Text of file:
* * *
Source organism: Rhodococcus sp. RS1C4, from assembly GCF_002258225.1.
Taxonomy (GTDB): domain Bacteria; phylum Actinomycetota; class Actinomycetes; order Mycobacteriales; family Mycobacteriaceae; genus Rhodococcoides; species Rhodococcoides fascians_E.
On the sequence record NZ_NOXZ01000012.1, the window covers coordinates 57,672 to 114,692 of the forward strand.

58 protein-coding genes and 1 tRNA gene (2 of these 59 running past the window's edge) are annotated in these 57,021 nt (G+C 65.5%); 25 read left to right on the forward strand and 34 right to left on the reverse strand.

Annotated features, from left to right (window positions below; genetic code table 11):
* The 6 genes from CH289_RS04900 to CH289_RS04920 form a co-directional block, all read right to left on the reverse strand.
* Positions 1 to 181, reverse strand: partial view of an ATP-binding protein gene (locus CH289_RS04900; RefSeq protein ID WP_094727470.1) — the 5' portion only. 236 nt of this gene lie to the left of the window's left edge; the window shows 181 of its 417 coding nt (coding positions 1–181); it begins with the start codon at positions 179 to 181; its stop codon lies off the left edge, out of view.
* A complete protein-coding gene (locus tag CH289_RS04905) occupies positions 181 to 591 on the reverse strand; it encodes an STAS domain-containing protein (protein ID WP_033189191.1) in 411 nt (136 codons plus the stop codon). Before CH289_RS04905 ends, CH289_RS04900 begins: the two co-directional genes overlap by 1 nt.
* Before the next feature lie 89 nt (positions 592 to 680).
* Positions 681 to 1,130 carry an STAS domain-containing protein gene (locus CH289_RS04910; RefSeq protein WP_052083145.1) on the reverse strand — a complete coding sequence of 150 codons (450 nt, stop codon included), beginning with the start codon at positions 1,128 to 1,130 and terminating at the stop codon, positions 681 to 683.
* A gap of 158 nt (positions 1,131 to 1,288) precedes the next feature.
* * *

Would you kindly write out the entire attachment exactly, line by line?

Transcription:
Source organism: Rhodococcus sp. RS1C4, from assembly GCF_002258225.1.
Taxonomy (GTDB): domain Bacteria; phylum Actinomycetota; class Actinomycetes; order Mycobacteriales; family Mycobacteriaceae; genus Rhodococcoides; species Rhodococcoides fascians_E.
On the sequence record NZ_NOXZ01000012.1, the window covers coordinates 57,672 to 114,692 of the forward strand.

58 protein-coding genes and 1 tRNA gene (2 of these 59 running past the window's edge) are annotated in these 57,021 nt (G+C 65.5%); 25 read left to right on the forward strand and 34 right to left on the reverse strand.

Annotated features, from left to right (window positions below; genetic code table 11):
* The 6 genes from CH289_RS04900 to CH289_RS04920 form a co-directional block, all read right to left on the reverse strand.
* Positions 1 to 181, reverse strand: partial view of an ATP-binding protein gene (locus CH289_RS04900; RefSeq protein ID WP_094727470.1) — the 5' portion only. 236 nt of this gene lie to the left of the window's left edge; the window shows 181 of its 417 coding nt (coding positions 1–181); it begins with the start codon at positions 179 to 181; its stop codon lies off the left edge, out of view.
* A complete protein-coding gene (locus tag CH289_RS04905) occupies positions 181 to 591 on the reverse strand; it encodes an STAS domain-containing protein (protein ID WP_033189191.1) in 411 nt (136 codons plus the stop codon). Before CH289_RS04905 ends, CH289_RS04900 begins: the two co-directional genes overlap by 1 nt.
* Before the next feature lie 89 nt (positions 592 to 680).
* Positions 681 to 1,130 carry an STAS domain-containing protein gene (locus CH289_RS04910; RefSeq protein WP_052083145.1) on the reverse strand — a complete coding sequence of 150 codons (450 nt, stop codon included), beginning with the start codon at positions 1,128 to 1,130 and terminating at the stop codon, positions 681 to 683.
* A gap of 158 nt (positions 1,131 to 1,288) precedes the next feature.